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Let $\Sigma, M$ be compact Riemannian manifolds. By embedding $M$ isometrically into $\mathbb{R}^N$, one can define the Sobolev spaces $W^{k,p}(\Sigma, M)$ by $$W^{k,p}(\Sigma,M) = \{ u \in W^{k,p}(\Sigma,\mathbb{R}^N) \,\, | \,\, u(z) \in M \, \mathrm{a.e} \}.$$ For a $u \in W^{k,p}(\Sigma, M)$, $k \geq 1$, is there some sense in which $u$ has a differential $du$ that maps $T\Sigma$ into $TM$?

By working in coordinates on $\Sigma$, one can think of $du$ locally as the matrix of the (weak) partial derivatives of the local representation of $u$. One can even show using the chain rule that the local definition extends to a global definition (a.e) of $du : T\Sigma \rightarrow \mathbb{R}^N \times \mathbb{R}^N$. But does each tangent plane gets mapped a.e to the tangent plane of the image of $M$ in $\mathbb{R}^N$?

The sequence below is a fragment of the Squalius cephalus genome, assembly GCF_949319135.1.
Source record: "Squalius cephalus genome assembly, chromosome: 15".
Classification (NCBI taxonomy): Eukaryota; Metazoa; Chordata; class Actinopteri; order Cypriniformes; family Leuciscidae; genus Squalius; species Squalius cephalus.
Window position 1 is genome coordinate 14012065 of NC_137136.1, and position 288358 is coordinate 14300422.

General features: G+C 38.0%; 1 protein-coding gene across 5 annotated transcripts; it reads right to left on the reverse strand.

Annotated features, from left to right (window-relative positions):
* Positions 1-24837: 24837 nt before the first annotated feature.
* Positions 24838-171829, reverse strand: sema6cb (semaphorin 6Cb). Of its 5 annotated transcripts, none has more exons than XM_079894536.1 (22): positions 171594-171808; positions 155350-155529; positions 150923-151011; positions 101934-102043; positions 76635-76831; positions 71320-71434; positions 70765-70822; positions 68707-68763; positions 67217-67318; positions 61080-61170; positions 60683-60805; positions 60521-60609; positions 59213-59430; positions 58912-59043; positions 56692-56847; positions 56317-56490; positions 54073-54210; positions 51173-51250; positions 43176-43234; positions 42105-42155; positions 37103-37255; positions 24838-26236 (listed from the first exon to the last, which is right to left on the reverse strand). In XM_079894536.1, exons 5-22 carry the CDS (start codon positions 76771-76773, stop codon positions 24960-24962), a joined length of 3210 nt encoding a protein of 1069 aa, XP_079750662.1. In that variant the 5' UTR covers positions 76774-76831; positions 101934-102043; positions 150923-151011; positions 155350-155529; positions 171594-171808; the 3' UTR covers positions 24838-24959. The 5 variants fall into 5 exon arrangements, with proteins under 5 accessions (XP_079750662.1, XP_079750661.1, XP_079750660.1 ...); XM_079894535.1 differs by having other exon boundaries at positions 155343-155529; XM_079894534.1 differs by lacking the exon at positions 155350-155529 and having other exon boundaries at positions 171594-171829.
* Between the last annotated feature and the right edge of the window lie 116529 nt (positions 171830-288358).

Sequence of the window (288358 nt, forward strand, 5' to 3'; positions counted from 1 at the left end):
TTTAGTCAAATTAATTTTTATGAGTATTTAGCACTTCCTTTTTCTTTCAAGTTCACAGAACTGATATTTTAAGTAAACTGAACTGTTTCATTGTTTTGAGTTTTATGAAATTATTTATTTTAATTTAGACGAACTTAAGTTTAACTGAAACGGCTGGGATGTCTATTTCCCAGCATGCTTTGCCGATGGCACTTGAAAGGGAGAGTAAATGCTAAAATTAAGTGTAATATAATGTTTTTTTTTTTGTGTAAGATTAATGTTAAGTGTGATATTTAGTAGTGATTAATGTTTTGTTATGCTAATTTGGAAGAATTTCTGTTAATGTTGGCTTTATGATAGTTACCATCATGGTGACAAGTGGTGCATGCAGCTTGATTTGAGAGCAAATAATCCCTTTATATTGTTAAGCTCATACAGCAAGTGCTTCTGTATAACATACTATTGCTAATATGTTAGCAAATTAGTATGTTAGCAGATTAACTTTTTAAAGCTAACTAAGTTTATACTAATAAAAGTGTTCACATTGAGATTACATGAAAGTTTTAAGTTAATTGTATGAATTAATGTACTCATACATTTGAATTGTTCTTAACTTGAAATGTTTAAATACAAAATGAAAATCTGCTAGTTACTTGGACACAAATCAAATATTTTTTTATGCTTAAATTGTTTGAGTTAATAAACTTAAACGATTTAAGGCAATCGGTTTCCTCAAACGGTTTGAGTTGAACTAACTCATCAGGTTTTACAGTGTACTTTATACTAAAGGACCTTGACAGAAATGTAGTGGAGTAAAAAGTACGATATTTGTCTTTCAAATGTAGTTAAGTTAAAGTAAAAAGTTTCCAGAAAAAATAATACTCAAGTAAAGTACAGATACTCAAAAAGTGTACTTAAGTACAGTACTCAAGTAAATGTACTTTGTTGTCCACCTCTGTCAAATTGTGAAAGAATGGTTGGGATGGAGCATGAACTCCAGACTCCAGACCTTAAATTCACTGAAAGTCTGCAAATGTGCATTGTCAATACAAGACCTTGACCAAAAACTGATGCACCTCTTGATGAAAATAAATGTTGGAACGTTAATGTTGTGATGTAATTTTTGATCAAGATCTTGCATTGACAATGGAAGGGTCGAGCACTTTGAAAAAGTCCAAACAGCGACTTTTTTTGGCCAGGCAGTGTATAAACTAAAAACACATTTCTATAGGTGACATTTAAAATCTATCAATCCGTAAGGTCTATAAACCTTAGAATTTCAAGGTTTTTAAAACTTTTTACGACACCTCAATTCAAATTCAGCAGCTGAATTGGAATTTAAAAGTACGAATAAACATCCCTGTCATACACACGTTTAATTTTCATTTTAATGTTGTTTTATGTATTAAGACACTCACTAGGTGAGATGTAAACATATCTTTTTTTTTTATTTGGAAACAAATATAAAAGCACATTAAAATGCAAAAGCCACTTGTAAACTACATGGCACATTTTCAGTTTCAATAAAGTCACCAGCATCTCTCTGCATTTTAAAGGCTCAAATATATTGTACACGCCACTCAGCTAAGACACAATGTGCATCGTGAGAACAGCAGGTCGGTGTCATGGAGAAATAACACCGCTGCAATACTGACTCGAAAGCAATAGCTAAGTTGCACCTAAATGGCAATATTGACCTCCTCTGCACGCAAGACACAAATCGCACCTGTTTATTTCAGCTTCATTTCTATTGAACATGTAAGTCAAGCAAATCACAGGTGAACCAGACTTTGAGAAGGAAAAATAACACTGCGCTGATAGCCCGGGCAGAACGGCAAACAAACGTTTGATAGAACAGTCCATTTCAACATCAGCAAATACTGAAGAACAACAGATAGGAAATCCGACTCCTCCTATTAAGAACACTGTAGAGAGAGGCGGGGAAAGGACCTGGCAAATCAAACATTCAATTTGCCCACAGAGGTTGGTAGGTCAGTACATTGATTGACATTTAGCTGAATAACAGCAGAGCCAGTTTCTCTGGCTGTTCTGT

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I've also posted this question on mathoverflow, with some additional details. mathoverflow.net/questions/108808/… –  levap Oct 4 '12 at 11:51
    
I expect the answer is yes and you ought to consider the approximative derivative of your map, which equals the weak derivatives almost everywhere and has much of the properties of the total derivative. –  user141904 Apr 9 at 10:24
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